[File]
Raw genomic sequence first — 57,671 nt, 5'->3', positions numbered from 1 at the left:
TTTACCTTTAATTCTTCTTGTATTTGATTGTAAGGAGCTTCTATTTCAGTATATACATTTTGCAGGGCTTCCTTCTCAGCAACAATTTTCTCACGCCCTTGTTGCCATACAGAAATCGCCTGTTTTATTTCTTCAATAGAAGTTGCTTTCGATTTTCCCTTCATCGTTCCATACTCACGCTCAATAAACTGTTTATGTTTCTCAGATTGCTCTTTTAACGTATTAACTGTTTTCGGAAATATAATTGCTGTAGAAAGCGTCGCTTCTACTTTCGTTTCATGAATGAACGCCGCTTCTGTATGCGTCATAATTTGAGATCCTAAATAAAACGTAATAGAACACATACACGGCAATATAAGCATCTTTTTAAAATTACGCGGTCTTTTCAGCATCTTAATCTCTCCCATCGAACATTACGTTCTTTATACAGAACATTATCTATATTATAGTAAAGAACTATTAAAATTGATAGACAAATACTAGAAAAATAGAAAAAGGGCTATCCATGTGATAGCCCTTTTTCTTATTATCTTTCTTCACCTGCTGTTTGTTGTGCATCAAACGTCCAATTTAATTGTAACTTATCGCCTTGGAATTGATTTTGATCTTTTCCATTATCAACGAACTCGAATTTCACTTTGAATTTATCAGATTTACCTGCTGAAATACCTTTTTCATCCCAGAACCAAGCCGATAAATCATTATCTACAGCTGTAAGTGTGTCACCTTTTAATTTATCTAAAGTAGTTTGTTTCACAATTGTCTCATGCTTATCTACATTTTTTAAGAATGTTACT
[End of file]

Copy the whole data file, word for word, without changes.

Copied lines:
Raw genomic sequence first — 57,671 nt, 5'->3', positions numbered from 1 at the left:
TTTACCTTTAATTCTTCTTGTATTTGATTGTAAGGAGCTTCTATTTCAGTATATACATTTTGCAGGGCTTCCTTCTCAGCAACAATTTTCTCACGCCCTTGTTGCCATACAGAAATCGCCTGTTTTATTTCTTCAATAGAAGTTGCTTTCGATTTTCCCTTCATCGTTCCATACTCACGCTCAATAAACTGTTTATGTTTCTCAGATTGCTCTTTTAACGTATTAACTGTTTTCGGAAATATAATTGCTGTAGAAAGCGTCGCTTCTACTTTCGTTTCATGAATGAACGCCGCTTCTGTATGCGTCATAATTTGAGATCCTAAATAAAACGTAATAGAACACATACACGGCAATATAAGCATCTTTTTAAAATTACGCGGTCTTTTCAGCATCTTAATCTCTCCCATCGAACATTACGTTCTTTATACAGAACATTATCTATATTATAGTAAAGAACTATTAAAATTGATAGACAAATACTAGAAAAATAGAAAAAGGGCTATCCATGTGATAGCCCTTTTTCTTATTATCTTTCTTCACCTGCTGTTTGTTGTGCATCAAACGTCCAATTTAATTGTAACTTATCGCCTTGGAATTGATTTTGATCTTTTCCATTATCAACGAACTCGAATTTCACTTTGAATTTATCAGATTTACCTGCTGAAATACCTTTTTCATCCCAGAACCAAGCCGATAAATCATTATCTACAGCTGTAAGTGTGTCACCTTTTAATTTATCTAAAGTAGTTTGTTTCACAATTGTCTCATGCTTATCTACATTTTTTAAGAATGTTACT